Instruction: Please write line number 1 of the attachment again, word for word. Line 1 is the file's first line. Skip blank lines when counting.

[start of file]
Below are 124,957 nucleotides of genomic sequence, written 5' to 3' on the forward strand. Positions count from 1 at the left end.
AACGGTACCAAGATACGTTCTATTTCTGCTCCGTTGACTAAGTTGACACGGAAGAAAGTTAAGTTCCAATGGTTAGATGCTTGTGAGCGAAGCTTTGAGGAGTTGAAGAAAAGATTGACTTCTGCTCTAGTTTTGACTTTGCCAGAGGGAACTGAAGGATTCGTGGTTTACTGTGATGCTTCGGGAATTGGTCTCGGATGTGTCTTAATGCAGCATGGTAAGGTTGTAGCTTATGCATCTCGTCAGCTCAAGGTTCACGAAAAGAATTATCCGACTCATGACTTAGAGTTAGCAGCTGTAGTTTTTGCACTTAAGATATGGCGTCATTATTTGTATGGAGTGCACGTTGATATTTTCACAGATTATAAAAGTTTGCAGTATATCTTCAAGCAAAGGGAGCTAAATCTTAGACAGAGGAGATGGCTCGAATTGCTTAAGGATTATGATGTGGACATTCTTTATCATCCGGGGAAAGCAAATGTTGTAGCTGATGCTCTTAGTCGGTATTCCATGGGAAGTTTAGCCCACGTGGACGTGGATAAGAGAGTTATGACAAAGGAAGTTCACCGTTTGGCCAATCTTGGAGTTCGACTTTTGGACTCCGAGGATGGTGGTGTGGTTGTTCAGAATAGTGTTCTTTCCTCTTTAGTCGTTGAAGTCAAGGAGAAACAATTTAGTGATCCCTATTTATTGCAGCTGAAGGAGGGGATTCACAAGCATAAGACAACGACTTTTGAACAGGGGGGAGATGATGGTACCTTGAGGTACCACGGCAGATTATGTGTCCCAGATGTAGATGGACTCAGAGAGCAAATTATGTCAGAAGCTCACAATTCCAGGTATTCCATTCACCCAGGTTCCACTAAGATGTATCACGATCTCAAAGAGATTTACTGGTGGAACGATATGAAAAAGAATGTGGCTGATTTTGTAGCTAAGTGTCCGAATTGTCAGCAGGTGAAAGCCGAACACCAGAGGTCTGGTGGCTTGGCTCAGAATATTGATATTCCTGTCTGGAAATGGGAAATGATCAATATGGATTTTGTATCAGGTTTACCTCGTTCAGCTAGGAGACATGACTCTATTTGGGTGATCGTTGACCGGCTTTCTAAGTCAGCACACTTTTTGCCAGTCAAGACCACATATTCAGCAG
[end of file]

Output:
Below are 124,957 nucleotides of genomic sequence, written 5' to 3' on the forward strand. Positions count from 1 at the left end.